https://www.wired.com/story/streaming-games-actually-started-the-80s preview's
Streaming Games to Your TV Actually Started in the '80s

Subscription video gaming services seem like a new idea. But 40 years before Game Pass, you could get Burgertime straight to your tube.
2021-06-15 08:15:01
https://www.wired.com/story/ghosts-n-goblins-resurrection preview's
Ghosts ‘n Goblins Is Back—Pain, Laughs, and All

One of the most unforgiving video game series of all time has risen from the dead, and it’s better than ever.
2021-06-15 08:15:01
https://www.wired.com/gallery/books-summer-reading-recommendations-kids-teens-2021 preview's
WIRED's Ultimate Summer Reading List 2021: Books for Kids and Teens

This surreal school year is finally over. Here are some books to get your young readers in the swing of the season.
2021-06-15 07:15:03
https://www.wired.com/story/can-remote-tech-save-lives preview's
What If Doctors Are Always Watching, but Never There?

Remote technology could save lives by monitoring health from home or outside the hospital. It could also push patients and health care providers further apart.
2021-06-15 07:15:03
https://www.wired.com/story/how-humans-think-when-they-think-group preview's
How Humans Think When They Think As Part of a Group

The fancy word for it is "entitativity," and it’s produced when people act and feel together in close proximity. We need it more, but we’re getting it less.
2021-06-15 07:15:03
https://science.slashdot.org/story/21/06/14/2250210/plexiglass-is-everywhere-with-no-proof-it-keeps-covid-at-bay?utm_source=rss1.0mainlinkanon&utm_medium=feed preview's
Plexiglass Is Everywhere, With No Proof It Keeps Covid at Bay

Sales of plexiglass tripled to roughly $750 million in the U.S. after the pandemic hit, as offices, schools, restaurants and retail stores sought protection from the droplets that health authorities suspected were spreading the coronavirus. There was just one hitch. Not a single study has shown that the clear plastic barriers actually control the virus, said Joseph Allen of the Harvard T.H. Chan School of Public Health. From a report: "We spent a lot of time and money focused on hygiene theater," said Allen, an indoor-air researcher. "The danger is that we didn't deploy the resources to address the real threat, which was airborne transmission -- both real dollars, but also time and attention. The tide has turned," he said. "The problem is, it took a year." For the first months of Covid-19, top health authorities pointed to larger droplets as the key transmission culprits, despite a chorus of protests from researchers like Allen. Tinier floating droplets can also spread the virus, they warned, meaning plastic shields can't stop them. Not until last month did the World Health Organization and U.S. Centers for Disease Control and Prevention fully affirm airborne transmission. That meant plastic shielding had created "a false sense of security," said building scientist Marwa Zaatari, a pandemic task force member of the American Society of Heating, Refrigerating and Air-Conditioning Engineers. Read more of this story at Slashdot.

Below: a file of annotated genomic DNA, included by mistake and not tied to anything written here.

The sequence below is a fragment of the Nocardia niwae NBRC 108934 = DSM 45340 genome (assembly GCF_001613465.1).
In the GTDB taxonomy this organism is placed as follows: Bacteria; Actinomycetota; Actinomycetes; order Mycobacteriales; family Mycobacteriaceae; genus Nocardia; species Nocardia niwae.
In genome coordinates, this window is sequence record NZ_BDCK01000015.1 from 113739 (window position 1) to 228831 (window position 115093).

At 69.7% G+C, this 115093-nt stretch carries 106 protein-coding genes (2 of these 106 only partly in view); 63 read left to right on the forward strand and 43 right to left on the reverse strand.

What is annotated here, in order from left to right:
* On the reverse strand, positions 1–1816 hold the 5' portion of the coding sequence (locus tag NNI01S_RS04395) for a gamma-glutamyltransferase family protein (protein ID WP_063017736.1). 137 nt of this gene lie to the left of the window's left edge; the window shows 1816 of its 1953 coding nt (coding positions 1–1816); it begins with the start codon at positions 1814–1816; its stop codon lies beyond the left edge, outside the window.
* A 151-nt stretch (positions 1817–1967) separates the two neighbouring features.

2021-06-15 07:15:02
https://news.slashdot.org/story/21/06/14/2230246/microsofts-smith-says-secret-subpoenas-hurt-us-tech-companies?utm_source=rss1.0mainlinkanon&utm_medium=feed preview's
Microsoft's Smith Says Secret Subpoenas Hurt US Tech Companies

Microsoft President and Chief Legal Officer Brad Smith criticized secret data subpoenas sent by the government to cloud providers like his company and Apple, saying gag orders on requests for personal information undermine freedoms and are hurting U.S. technology companies in Europe. From a report: Last week the New York Times reported that during the administration of former President Donald Trump, the U.S. Department of Justice demanded records from Apple relating to two Democrats on the U.S. House Intelligence Committee. CNBC reported Microsoft received a confidential request for the personal emails of a Congressional staffer. Both companies were under nondisclosure orders that prevented them from talking about or alerting the subjects of the data seizures. The U.S. government should change the rules so that people whose data is being demanded can be informed and choose whether to file a legal challenge to the subpoenas, Smith said Monday in an interview with Bloomberg Television. Microsoft in 2016 filed a case against the DOJ related to the gag orders, and a year later the department issued new guidelines it said would scale back the practice of these kinds of confidential requests. "If we fail to do so, we undermine longstanding fundamental freedoms in the country and, frankly, for those of us in the tech sector, we're put in the middle," Smith said. "This should be an issue where the government has to go most of the time to the individuals whose information they are seeking." Read more of this story at Slashdot.
2021-06-15 02:15:02
https://www.exploit-db.com/exploits/50005 preview's
[local] Brother BRPrint Auditor - 'Multiple' Unquoted Service Path

Brother BRPrint Auditor - 'Multiple' Unquoted Service Path
2021-06-15 00:00:00
https://www.exploit-db.com/exploits/50010 preview's
[local] Brother BRAgent 1.38 - 'WBA_Agent_Client' Unquoted Service Path

Brother BRAgent 1.38 - 'WBA_Agent_Client' Unquoted Service Path
2021-06-15 00:00:00
https://www.exploit-db.com/exploits/50009 preview's
[local] SysGauge 7.9.18 - ' SysGauge Server' Unquoted Service Path

SysGauge 7.9.18 - ' SysGauge Server' Unquoted Service Path
2021-06-15 00:00:00